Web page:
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OpenStreetMap: Putting Sheffield on the map

When we're trying to find something in Sheffield, many of us turn to Google Maps. And some of us feel uneasy about supporting this multinational company which may not have our best interests at heart. But there is an alternative.

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Sheffield city centre on OpenStreetMap.

The OpenStreetMap is a free, not-for-profit, online map of the world.

In the UK in 2004, some keen mappers realised that by combining satellite imagery of the earth with the local knowledge, enthusiasm and commitment of people on the ground, it would be possible to build up-to-date free maps for everyone to use. The OpenStreetMap was born. This is open-source mapping: anyone can use it, add to it or edit it. It's sometimes referred to as the Wikipedia of mapping, and like Wikipedia it's built and maintained for free by people like you and me.

The number of people contributing doubles every four years, as does the amount of data on the map. But it's still young and the coverage is patchy. It often depends on how many active mappers are living in an area - the mapping around Sheffield is mixed. Derby and Nottingham city centres are better and have nearly all their businesses mapped, often with websites and telephone numbers. Equally the footpaths in the Peak District and the Sheffield Lakeland area are well mapped, often better than our excellent Ordnance Survey maps, but some areas to the east of Sheffield have unmapped paths.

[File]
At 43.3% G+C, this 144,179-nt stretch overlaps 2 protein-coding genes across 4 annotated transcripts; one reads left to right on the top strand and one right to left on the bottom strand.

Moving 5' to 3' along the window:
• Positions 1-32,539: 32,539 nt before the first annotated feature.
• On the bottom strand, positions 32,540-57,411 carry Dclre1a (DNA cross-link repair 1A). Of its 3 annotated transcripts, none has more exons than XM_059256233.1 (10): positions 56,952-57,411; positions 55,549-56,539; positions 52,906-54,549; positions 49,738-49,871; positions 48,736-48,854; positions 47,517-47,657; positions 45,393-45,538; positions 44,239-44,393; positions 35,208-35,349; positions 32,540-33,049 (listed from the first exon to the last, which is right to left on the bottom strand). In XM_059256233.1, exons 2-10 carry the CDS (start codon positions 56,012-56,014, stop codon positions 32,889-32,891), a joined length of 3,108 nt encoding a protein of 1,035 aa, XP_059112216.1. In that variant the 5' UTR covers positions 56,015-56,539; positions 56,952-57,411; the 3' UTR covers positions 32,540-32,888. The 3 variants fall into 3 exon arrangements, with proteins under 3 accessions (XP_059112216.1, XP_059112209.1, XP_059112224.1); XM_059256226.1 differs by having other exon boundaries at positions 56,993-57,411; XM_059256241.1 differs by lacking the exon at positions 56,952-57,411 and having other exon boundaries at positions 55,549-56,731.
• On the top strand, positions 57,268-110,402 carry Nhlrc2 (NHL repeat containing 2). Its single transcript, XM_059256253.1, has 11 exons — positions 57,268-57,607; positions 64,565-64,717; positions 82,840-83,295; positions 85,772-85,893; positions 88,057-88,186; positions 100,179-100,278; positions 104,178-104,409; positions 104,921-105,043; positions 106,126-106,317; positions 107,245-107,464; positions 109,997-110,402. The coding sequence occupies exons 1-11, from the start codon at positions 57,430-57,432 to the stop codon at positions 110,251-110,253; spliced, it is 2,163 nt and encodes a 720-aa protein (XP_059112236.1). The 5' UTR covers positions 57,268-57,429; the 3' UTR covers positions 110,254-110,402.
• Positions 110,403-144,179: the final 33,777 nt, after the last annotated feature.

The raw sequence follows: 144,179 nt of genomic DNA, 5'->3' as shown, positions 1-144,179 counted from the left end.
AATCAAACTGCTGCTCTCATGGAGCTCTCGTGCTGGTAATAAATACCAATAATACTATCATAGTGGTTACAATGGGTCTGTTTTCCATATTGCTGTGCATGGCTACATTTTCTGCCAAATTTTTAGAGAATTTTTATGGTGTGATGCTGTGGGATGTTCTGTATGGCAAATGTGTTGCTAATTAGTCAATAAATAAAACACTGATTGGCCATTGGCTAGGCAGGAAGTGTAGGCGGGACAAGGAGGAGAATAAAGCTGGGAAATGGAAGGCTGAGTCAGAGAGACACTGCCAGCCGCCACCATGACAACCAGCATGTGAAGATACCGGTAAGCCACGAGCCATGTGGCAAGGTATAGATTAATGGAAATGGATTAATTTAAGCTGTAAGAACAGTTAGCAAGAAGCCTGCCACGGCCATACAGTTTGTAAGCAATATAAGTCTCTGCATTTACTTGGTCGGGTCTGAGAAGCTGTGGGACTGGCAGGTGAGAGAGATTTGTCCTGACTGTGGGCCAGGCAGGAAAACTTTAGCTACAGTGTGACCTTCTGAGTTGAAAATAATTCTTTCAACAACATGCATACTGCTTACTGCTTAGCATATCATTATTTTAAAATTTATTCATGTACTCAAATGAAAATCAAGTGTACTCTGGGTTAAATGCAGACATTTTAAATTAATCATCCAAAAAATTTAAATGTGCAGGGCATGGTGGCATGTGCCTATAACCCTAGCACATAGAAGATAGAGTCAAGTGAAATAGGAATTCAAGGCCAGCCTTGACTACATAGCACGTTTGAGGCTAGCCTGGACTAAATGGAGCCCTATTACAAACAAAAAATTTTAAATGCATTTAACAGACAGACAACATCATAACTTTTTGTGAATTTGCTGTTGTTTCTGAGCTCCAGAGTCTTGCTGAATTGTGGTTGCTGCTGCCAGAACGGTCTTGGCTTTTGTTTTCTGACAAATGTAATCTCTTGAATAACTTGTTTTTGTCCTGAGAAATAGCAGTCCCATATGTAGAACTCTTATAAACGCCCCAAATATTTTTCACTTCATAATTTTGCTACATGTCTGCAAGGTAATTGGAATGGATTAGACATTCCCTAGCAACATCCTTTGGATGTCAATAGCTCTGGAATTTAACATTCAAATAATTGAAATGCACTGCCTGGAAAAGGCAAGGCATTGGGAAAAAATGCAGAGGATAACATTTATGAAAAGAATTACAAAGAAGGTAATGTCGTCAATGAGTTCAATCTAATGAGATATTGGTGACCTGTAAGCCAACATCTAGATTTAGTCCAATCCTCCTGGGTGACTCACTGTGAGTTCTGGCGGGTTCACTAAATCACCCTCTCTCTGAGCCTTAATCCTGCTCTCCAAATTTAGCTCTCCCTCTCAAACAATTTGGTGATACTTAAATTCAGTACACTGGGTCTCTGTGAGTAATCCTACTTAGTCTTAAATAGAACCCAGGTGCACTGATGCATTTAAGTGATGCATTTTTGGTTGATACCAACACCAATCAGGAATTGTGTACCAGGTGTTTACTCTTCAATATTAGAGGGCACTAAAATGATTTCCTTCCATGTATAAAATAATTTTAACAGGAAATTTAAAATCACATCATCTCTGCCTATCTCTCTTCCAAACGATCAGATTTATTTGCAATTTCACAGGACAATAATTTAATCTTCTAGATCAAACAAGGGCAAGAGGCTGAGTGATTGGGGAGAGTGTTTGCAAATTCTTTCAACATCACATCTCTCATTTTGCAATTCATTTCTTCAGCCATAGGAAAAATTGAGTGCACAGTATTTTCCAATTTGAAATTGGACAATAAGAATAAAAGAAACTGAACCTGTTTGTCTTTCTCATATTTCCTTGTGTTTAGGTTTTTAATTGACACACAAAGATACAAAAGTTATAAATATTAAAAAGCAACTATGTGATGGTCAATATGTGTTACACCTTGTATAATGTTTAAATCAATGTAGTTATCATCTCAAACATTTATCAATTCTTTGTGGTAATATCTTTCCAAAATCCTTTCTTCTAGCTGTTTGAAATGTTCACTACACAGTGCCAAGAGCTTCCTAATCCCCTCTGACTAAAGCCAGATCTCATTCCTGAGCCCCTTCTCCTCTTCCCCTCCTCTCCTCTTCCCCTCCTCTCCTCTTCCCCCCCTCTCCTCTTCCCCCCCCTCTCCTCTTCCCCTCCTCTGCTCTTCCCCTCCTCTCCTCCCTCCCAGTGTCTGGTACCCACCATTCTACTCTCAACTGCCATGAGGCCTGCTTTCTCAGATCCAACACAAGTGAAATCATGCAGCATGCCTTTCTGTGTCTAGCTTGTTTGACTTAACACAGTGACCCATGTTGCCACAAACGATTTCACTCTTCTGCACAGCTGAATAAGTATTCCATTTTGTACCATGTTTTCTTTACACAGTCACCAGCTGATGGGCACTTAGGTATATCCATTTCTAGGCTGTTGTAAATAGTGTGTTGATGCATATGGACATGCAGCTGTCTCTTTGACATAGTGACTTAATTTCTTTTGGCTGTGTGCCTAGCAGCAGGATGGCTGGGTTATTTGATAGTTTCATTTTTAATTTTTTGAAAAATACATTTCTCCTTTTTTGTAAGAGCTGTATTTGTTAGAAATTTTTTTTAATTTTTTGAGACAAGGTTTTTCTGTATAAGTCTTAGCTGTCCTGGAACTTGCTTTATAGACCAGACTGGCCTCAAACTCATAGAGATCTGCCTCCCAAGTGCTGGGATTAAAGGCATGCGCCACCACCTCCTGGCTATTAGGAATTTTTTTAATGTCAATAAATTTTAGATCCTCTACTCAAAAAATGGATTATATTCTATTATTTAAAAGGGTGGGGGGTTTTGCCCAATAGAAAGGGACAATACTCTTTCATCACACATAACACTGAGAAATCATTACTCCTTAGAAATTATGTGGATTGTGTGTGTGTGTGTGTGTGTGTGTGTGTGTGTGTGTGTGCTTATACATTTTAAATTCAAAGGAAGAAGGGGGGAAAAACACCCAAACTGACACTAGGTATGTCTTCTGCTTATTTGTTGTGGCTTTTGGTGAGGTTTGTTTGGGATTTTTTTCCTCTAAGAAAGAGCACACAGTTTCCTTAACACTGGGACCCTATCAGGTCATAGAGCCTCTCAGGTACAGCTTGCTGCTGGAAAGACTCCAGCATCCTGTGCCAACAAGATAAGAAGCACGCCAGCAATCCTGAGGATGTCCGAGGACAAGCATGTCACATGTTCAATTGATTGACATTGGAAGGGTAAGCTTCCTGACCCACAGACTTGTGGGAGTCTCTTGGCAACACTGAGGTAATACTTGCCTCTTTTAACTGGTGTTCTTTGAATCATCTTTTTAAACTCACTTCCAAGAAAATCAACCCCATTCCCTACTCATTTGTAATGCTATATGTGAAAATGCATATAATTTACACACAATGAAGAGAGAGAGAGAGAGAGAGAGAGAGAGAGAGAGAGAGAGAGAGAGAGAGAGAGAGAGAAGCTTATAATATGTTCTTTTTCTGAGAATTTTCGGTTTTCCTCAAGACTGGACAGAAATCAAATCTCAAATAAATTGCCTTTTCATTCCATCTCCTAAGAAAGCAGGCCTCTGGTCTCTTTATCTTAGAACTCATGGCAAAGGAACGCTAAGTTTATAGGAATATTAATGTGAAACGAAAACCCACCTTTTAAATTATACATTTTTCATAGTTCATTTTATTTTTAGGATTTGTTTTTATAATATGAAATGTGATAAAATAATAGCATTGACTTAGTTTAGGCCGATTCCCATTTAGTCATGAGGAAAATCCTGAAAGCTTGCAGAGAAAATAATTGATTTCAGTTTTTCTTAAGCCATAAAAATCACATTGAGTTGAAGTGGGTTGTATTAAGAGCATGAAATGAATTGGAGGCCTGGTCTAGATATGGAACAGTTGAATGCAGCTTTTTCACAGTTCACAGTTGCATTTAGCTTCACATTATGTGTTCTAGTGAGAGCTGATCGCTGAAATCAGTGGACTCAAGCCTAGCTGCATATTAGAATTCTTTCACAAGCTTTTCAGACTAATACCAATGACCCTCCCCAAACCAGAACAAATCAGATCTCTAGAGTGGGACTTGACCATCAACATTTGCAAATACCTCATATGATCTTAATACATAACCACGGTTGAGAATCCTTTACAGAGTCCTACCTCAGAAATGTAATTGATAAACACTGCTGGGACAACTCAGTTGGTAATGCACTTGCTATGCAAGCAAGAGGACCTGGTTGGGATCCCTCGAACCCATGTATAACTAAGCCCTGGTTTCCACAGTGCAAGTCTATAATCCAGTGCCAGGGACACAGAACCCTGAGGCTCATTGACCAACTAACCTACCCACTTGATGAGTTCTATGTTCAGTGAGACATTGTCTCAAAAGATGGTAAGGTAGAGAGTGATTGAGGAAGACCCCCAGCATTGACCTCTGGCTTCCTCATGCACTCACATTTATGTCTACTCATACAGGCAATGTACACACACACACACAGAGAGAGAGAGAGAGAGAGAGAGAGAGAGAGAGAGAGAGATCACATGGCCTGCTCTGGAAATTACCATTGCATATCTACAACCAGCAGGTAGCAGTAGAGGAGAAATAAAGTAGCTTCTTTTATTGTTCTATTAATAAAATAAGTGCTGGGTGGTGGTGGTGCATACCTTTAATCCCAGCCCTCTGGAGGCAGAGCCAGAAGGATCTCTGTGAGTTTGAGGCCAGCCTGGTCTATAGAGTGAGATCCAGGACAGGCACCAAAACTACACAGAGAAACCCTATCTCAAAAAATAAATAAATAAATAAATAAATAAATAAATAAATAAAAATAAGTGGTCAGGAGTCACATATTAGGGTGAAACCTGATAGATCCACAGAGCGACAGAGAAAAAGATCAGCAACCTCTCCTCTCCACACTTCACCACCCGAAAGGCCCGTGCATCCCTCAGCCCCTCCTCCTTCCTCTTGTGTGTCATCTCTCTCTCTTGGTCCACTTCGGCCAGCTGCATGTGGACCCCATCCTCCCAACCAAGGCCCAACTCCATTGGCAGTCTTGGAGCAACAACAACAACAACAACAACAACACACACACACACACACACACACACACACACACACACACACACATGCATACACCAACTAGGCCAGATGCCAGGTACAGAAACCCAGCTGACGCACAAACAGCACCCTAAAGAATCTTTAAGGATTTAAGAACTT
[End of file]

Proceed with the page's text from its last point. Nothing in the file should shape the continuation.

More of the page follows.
One gratifying thing about OpenStreetMap is that as you find omissions and errors you can quickly put them right. If you open the map on a laptop and click 'Edit', it will take you to the online editor program called iD. After signing in it will give you a walkthrough guide on how to change the map.

Why not have a go at improving the map in your local area? If you have a business then put it on the OpenStreetMap. More and more people and organisations are using its data. If you're a walker or cyclist, why not put some paths on the map? Like Wikipedia there's no limit to the amount of information that can be uploaded (although there's obviously a limit to how much can be displayed at once), so whatever your interests there are usually useful things that can be mapped.

New apps which present the OpenStreetMap data in different ways appear regularly. Some of the best for hiking and cycling are Strava, Viewranger, Komoot and OSMand. In Sheffield the best one at the moment is called maps.me. Although the data on businesses and roads isn't as good as Google Maps, it has much more information on other topics. For example, you'll get a much better outcome if you search for a post box, toilet or defibrillator on maps.me than on Google.

In less developed parts of the world maps.me is often better than Google Maps across the board. In these areas the OpenStreetMap is often the only up-to-date map and it's become a vital resource for aid agencies. Volunteer mappers all around the world respond to requests for maps whenever there is a crisis, whether it be an earthquake, a hurricane or a pandemic. They use satellite data to create maps and are referred to as the Humanitarian OpenStreetMap Team (HOT). If you're stuck inside, try exploring the world from the kitchen table by giving community mapping a go.

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